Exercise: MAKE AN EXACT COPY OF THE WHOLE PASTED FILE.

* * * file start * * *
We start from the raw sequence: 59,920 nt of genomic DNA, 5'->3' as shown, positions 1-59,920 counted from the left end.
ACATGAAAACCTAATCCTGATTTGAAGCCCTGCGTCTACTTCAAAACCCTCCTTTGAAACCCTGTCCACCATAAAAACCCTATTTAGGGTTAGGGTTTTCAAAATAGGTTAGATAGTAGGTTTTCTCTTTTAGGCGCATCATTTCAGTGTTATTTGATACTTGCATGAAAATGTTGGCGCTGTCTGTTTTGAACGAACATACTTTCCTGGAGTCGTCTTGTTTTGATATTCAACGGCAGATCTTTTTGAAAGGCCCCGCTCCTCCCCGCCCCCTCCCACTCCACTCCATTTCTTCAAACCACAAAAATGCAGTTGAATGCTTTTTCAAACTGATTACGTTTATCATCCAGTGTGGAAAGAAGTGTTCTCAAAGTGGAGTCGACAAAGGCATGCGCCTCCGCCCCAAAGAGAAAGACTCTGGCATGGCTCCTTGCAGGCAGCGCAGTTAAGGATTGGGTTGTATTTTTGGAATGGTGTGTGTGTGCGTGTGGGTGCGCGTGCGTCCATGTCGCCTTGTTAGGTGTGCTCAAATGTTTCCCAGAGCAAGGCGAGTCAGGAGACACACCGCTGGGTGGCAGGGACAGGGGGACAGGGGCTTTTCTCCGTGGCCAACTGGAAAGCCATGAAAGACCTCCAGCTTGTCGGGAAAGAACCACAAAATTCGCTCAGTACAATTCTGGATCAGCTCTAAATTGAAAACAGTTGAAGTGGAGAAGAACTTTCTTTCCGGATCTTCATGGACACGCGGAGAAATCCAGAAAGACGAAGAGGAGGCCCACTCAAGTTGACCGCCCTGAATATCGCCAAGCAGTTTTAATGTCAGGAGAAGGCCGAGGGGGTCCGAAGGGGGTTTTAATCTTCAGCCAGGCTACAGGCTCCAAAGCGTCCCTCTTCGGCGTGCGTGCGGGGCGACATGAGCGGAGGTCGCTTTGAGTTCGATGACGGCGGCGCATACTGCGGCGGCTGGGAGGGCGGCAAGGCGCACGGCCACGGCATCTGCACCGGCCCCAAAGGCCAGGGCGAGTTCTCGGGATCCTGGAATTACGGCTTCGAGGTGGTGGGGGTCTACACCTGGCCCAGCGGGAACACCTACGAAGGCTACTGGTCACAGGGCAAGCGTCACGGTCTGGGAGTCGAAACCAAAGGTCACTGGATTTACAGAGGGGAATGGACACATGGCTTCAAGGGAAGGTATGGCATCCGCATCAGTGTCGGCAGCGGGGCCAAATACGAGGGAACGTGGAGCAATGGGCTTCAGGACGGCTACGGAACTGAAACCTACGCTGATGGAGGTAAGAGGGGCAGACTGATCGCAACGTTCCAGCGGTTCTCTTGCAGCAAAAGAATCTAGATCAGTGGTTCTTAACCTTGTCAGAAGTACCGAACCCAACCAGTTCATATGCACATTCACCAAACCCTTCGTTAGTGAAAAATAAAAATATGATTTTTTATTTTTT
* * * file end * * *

We start from the raw sequence: 59,920 nt of genomic DNA, 5'->3' as shown, positions 1-59,920 counted from the left end.
ACATGAAAACCTAATCCTGATTTGAAGCCCTGCGTCTACTTCAAAACCCTCCTTTGAAACCCTGTCCACCATAAAAACCCTATTTAGGGTTAGGGTTTTCAAAATAGGTTAGATAGTAGGTTTTCTCTTTTAGGCGCATCATTTCAGTGTTATTTGATACTTGCATGAAAATGTTGGCGCTGTCTGTTTTGAACGAACATACTTTCCTGGAGTCGTCTTGTTTTGATATTCAACGGCAGATCTTTTTGAAAGGCCCCGCTCCTCCCCGCCCCCTCCCACTCCACTCCATTTCTTCAAACCACAAAAATGCAGTTGAATGCTTTTTCAAACTGATTACGTTTATCATCCAGTGTGGAAAGAAGTGTTCTCAAAGTGGAGTCGACAAAGGCATGCGCCTCCGCCCCAAAGAGAAAGACTCTGGCATGGCTCCTTGCAGGCAGCGCAGTTAAGGATTGGGTTGTATTTTTGGAATGGTGTGTGTGTGCGTGTGGGTGCGCGTGCGTCCATGTCGCCTTGTTAGGTGTGCTCAAATGTTTCCCAGAGCAAGGCGAGTCAGGAGACACACCGCTGGGTGGCAGGGACAGGGGGACAGGGGCTTTTCTCCGTGGCCAACTGGAAAGCCATGAAAGACCTCCAGCTTGTCGGGAAAGAACCACAAAATTCGCTCAGTACAATTCTGGATCAGCTCTAAATTGAAAACAGTTGAAGTGGAGAAGAACTTTCTTTCCGGATCTTCATGGACACGCGGAGAAATCCAGAAAGACGAAGAGGAGGCCCACTCAAGTTGACCGCCCTGAATATCGCCAAGCAGTTTTAATGTCAGGAGAAGGCCGAGGGGGTCCGAAGGGGGTTTTAATCTTCAGCCAGGCTACAGGCTCCAAAGCGTCCCTCTTCGGCGTGCGTGCGGGGCGACATGAGCGGAGGTCGCTTTGAGTTCGATGACGGCGGCGCATACTGCGGCGGCTGGGAGGGCGGCAAGGCGCACGGCCACGGCATCTGCACCGGCCCCAAAGGCCAGGGCGAGTTCTCGGGATCCTGGAATTACGGCTTCGAGGTGGTGGGGGTCTACACCTGGCCCAGCGGGAACACCTACGAAGGCTACTGGTCACAGGGCAAGCGTCACGGTCTGGGAGTCGAAACCAAAGGTCACTGGATTTACAGAGGGGAATGGACACATGGCTTCAAGGGAAGGTATGGCATCCGCATCAGTGTCGGCAGCGGGGCCAAATACGAGGGAACGTGGAGCAATGGGCTTCAGGACGGCTACGGAACTGAAACCTACGCTGATGGAGGTAAGAGGGGCAGACTGATCGCAACGTTCCAGCGGTTCTCTTGCAGCAAAAGAATCTAGATCAGTGGTTCTTAACCTTGTCAGAAGTACCGAACCCAACCAGTTCATATGCACATTCACCAAACCCTTCGTTAGTGAAAAATAAAAATATGATTTTTTATTTTTT